National Company Law Tribunal (NCLT)
NATIONAL COMPANY LAW TRIBUNAL
Author: Anamika M J, NUALS, Kochi
The National Company Law Tribunal was established under section 408 of the Companies Act 2013 by the Central Government. This was established on the basis of a recommendation by the Eradi Committee on laws relating to insolvency and winding up of Companies. All the proceedings under the Companies Act shall be disposed of by the tribunal this includes proceedings relating to arbitration, compromise, arrangements, reconstruction and winding up of companies. The NCLT is chaired by a retired or a serving High Court judge and a technical member who must be from Indian Corporate Law Service.
NCLT was conceptualized by Eradi Committee. It was initially introduced in Companies Act, 1956 in 2002 but the provisions of Companies (Second Amendment) Act, 2002 were not notified as they got mired in the litigation surrounding the constitutionality of NCLT. In the 2013 Act, the concept of NCLT was retained. The powers and functions of NCLT under the 1956 Act and 2013 Act are different. The constitutionality of NCLT related provisions was again challenged and this case was finally decided in May 2015. The Apex Court upheld the constitutionality of the concept of NCLT but some of the provisions on the constitution and selection process were found defective and unconstitutional. The decisions of NCLT can be appealed to the National Company Law Appellate Tribunal.
POWERS AND FUNCTIONS OF NCLT
One of the most important concerns of Company law is the protection of interest of various stakeholders and depositors. There were many cases of fraud and improprieties were the shareholders and depositors were the key losers. The Companies Act, 2013 provided for the remedies where the offenders will be punished and the people who were involved were liable for civil action namely a class action. A class action is a procedural that permits one or more plaintiffs to file and prosecute a lawsuit on behalf of a larger group. Section 245 has been introduced in the Act of 2013 to provide relief to the investors against a large set of wrongful actions. A class action can be filed against any type of company. The act provides an exception for only a banking company.
Registration of Companies
Under the Companies Act 2013, NCLT is empowered to cancel the registration of the company and also dissolve the company in certain situations. The tribunal can also render the liability of the members of the company as unlimited. NCLT can also re-register the Company if the registration certificate of the COmpany was obtained in an illegal manner initially.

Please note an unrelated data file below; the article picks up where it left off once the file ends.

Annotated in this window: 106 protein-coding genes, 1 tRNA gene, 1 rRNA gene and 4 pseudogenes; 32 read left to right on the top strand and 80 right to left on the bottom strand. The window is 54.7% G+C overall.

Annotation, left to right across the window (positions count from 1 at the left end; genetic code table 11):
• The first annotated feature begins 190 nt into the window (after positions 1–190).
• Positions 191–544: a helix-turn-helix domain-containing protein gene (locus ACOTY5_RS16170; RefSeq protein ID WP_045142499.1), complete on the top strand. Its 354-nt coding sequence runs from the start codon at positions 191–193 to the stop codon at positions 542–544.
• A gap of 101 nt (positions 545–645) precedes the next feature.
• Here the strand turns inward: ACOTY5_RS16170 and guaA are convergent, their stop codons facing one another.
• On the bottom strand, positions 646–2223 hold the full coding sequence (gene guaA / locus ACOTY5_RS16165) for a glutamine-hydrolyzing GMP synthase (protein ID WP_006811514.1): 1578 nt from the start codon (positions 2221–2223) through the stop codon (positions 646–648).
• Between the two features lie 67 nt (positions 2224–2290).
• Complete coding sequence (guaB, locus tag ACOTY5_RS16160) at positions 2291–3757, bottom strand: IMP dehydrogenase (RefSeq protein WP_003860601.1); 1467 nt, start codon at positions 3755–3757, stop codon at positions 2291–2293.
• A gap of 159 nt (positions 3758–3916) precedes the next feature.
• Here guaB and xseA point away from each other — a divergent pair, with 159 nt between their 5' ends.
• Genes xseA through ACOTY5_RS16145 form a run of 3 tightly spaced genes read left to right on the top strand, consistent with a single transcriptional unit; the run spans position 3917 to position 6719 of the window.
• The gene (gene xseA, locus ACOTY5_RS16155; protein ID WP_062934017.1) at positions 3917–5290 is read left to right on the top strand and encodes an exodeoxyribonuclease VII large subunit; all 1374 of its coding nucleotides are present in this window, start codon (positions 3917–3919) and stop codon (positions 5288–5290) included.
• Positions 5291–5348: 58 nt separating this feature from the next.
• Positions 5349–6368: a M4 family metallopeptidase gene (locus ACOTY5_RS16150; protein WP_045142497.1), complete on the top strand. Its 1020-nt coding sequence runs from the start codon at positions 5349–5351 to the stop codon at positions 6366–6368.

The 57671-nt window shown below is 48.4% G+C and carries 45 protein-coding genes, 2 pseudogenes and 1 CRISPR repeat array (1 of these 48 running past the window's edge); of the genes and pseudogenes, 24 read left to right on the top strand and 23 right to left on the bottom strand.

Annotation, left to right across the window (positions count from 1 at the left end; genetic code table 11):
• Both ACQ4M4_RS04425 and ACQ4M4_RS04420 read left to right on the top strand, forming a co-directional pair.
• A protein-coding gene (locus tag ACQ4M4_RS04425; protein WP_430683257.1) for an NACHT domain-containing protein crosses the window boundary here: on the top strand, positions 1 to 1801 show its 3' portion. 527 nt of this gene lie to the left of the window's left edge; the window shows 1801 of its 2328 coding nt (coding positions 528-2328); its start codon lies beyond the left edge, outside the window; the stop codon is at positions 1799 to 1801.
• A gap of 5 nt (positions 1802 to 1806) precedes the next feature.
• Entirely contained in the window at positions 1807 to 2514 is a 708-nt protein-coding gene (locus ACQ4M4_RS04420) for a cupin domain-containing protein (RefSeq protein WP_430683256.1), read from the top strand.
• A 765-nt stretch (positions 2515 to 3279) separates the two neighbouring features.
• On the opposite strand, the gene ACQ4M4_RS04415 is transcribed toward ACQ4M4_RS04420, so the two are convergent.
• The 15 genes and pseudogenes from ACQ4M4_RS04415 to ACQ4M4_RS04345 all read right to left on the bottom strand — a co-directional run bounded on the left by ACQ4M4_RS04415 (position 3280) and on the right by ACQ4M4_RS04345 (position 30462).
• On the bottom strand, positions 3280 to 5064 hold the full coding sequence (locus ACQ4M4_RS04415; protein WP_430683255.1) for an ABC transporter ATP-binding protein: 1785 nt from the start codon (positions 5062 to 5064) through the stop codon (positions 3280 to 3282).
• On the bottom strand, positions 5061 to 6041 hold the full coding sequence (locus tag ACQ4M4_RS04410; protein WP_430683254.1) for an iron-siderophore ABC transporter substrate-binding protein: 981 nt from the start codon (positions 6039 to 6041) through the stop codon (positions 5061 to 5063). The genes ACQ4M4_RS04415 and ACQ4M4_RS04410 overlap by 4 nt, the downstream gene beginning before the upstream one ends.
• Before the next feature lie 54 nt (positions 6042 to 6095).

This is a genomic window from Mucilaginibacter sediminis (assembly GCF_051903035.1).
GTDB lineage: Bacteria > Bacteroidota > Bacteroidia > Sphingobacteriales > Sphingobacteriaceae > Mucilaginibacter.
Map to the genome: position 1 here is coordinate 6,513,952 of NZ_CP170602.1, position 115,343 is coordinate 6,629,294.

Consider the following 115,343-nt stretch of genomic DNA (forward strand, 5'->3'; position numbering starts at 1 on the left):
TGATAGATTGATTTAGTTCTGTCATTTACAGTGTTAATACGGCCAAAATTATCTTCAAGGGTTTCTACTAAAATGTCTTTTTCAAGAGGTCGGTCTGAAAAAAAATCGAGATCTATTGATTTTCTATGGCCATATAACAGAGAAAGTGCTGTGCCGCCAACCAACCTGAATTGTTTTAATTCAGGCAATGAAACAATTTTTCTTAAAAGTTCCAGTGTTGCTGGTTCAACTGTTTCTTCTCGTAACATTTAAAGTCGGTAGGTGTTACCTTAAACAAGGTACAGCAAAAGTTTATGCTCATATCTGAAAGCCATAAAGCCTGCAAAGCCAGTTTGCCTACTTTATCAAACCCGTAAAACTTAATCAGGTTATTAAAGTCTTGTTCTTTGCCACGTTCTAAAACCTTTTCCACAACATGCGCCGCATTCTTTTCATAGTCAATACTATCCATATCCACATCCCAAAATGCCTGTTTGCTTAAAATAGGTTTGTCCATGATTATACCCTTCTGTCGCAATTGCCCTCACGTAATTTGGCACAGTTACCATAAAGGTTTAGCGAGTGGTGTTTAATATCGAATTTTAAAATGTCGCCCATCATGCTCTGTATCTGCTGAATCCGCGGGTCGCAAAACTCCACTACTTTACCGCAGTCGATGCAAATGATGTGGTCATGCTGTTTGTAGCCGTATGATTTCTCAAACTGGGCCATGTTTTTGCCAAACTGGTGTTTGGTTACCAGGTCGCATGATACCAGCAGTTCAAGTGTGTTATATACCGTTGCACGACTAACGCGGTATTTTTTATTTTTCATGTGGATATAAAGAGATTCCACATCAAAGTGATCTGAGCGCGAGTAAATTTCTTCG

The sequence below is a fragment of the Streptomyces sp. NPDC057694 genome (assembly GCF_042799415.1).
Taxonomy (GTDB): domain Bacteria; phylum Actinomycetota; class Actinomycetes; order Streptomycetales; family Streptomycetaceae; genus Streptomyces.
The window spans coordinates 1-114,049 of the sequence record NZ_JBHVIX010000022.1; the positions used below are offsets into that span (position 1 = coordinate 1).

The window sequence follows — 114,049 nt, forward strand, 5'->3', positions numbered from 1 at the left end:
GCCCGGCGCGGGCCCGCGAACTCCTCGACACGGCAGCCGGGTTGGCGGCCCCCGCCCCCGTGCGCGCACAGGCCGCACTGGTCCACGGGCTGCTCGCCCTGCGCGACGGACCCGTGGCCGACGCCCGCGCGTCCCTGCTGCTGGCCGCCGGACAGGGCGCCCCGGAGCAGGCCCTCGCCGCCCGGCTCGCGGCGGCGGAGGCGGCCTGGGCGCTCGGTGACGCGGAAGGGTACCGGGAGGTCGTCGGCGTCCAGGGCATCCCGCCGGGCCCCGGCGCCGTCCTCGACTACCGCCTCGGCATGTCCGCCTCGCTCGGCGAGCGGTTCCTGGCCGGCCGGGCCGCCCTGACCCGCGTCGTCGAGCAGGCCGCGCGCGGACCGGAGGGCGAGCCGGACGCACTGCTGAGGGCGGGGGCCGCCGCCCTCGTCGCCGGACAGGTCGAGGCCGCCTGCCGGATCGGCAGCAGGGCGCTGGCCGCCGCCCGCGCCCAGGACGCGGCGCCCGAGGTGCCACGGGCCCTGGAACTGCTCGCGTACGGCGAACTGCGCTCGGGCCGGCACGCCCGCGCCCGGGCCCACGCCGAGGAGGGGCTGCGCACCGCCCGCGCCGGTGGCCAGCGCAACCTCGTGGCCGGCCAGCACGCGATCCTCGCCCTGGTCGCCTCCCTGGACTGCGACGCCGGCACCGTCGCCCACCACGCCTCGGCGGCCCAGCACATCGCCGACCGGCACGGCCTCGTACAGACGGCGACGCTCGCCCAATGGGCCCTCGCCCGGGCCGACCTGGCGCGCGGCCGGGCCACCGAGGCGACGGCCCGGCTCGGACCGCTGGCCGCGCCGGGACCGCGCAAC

Transfer of Shares
NCLT is also empowered to hear the grievances in case of transferring shares and security by the company under sections 58 and 59 of the Companies Act.
The power to deal with cases under chapter V of the Companies Act is vested with NCLT. Depositors who are not satisfied have a remedy for class action suits for the omissions and acts as part of the company that impacts their rights as depositors.
Power to investigate
As per the provision of the Companies Act, a 2013 investigation about the affairs of the company could be ordered with the help of an application of 100 members whereas previously the application of 200 members was needed for the same. If a person who isn’t related to a company and is able to persuade NCLT about the presence of conditions for ordering an investigation then NCLT has the power for ordering an investigation. An investigation that is ordered by the NCLT could be conducted within India or anywhere in the world. The provisions are drafted for offering and seeking help from the courts and investigation agencies and of foreign countries.
Freezing assets of a company
NCLT is empowered to freeze the assets of a company for using them at a later stage when such a company comes under an investigation. Such an investigation can also be carried out on the requests of others in a specific condition.
Converting a public limited company into a private limited company
Sections 13-18 of the Companies Act, 2013 read with rules controlling the conversion of a Public limited company into the Private limited company, such conversion needs a confirmation from the NCLT. NCLT has the power under section 459 of the Act, for imposing specific conditions or restrictions and might subject granting approvals to such conditions.
NCLT is a tribunal for only company law that is for the corporates. This will reduce the litigation before different forums and courts in this regard. NCLT has multiple branches at different places across the country. This will help in addressing the issues in that jurisdiction with more precision and at a close range. The NCLT contains both judicial and technical members which were mentioned earlier, this will help in deciding the cases accurately as the legal and other aspects are considered for the decision. Since the NCLT can also wind up the companies under certain provisions, the time taken for winding up of companies is also reduced. It also helps in speedy disposal of cases as compared to other courts.